A Deeper Understanding of MS and Vitamin D

Published in Physician Update Spring 2018 and NeuroLogic - Winter 2018

When Johns Hopkins neurologist Ellen Mowry was beginning her fellowship in 2007, she already knew about the possible link between vitamin D and multiple sclerosis (MS). A study that came out around that time connected low vitamin D levels in U.S. military members with a higher risk of MS. Those findings supported previous observations that MS prevalence is higher the farther populations live from the equator, where sunlight exposure is lower, resulting in lower vitamin levels.

Today, she and her colleagues at the Johns Hopkins Multiple Sclerosis Center  have strengthened the understanding of the relationship between vitamin D and MS and use these findings to improve patient care.

In a recent talk at the Americas Committee for Treatment and Research in Multiple Sclerosis 2017 meeting, she presented an overview of research in this area led by herself and colleagues at other institutions. These include work that Mowry and her team published in 2010 showing that children with pediatric-onset MS who had low blood concentrations of vitamin D levels are more likely to experience relapses than those with higher levels of this vitamin. Later research showed that low circulating vitamin D is associated with more areas of demyelination revealed by MRI.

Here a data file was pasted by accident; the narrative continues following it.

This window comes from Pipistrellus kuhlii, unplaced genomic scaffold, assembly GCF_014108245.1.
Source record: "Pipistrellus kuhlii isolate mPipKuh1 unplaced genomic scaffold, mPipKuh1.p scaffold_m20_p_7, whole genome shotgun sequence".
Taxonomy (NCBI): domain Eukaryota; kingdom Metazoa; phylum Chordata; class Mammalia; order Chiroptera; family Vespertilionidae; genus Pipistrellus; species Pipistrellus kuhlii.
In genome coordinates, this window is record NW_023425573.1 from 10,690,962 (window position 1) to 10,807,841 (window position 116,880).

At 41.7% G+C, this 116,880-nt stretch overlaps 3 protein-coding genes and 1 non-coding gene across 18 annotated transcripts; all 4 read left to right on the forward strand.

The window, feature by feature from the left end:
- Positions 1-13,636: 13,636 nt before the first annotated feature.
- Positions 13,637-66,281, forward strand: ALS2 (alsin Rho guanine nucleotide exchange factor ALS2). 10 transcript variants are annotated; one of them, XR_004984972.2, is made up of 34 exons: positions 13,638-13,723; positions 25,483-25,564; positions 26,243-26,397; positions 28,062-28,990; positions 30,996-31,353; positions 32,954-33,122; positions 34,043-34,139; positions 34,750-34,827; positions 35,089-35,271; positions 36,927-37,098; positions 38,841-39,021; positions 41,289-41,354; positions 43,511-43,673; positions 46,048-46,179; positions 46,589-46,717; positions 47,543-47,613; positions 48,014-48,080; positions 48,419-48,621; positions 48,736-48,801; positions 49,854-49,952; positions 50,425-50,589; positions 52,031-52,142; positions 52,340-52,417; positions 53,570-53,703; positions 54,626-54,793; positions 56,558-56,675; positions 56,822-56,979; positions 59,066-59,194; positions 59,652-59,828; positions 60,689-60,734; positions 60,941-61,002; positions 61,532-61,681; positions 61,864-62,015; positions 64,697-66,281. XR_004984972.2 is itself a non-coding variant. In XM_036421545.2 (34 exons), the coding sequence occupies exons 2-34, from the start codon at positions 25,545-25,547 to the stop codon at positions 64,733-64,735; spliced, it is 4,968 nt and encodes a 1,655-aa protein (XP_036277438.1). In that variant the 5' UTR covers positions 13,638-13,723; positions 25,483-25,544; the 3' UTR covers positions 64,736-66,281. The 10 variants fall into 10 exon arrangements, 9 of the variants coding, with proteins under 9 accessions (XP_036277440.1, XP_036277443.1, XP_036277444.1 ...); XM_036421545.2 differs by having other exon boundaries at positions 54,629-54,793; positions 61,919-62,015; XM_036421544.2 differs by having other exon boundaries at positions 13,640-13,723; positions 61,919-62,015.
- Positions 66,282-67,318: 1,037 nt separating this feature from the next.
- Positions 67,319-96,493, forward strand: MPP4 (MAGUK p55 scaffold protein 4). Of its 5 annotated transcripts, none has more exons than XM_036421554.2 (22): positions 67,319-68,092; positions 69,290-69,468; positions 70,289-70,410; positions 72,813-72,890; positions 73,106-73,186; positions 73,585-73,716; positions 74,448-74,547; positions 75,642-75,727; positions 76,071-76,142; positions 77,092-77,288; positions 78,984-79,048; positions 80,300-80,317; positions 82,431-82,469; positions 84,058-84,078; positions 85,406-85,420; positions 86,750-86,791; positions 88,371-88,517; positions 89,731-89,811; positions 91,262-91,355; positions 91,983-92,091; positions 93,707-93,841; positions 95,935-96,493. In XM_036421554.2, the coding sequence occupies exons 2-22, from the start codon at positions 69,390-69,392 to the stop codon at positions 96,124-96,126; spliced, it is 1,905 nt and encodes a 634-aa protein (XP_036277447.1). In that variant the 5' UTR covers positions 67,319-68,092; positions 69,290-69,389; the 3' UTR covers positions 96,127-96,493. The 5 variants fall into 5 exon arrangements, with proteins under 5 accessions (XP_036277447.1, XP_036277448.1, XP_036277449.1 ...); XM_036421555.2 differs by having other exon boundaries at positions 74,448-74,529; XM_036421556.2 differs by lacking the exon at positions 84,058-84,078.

She also collaborated with MS Center Director Peter Calabresi on a study he led to understand how differences in vitamin D supplementation dose might affect patients’ immune regulation. The findings of that 2015 study show that patients on a higher dose of vitamin D experienced beneficial immunomodulatory effects, which could in turn lead to better outcomes for this autoimmune disease.

She’s currently leading the VIDAMS (Vitamin D to Ameliorate MS) trial, a multicenter effort to understand how vitamin D supplementation, along with a standard MS drug, might affect MS progression.

Says Mowry, “By developing a better understanding of how vitamin D is important in this disease process, it could lead us to identify new targets that could offer a whole new way of treating this disease.” 

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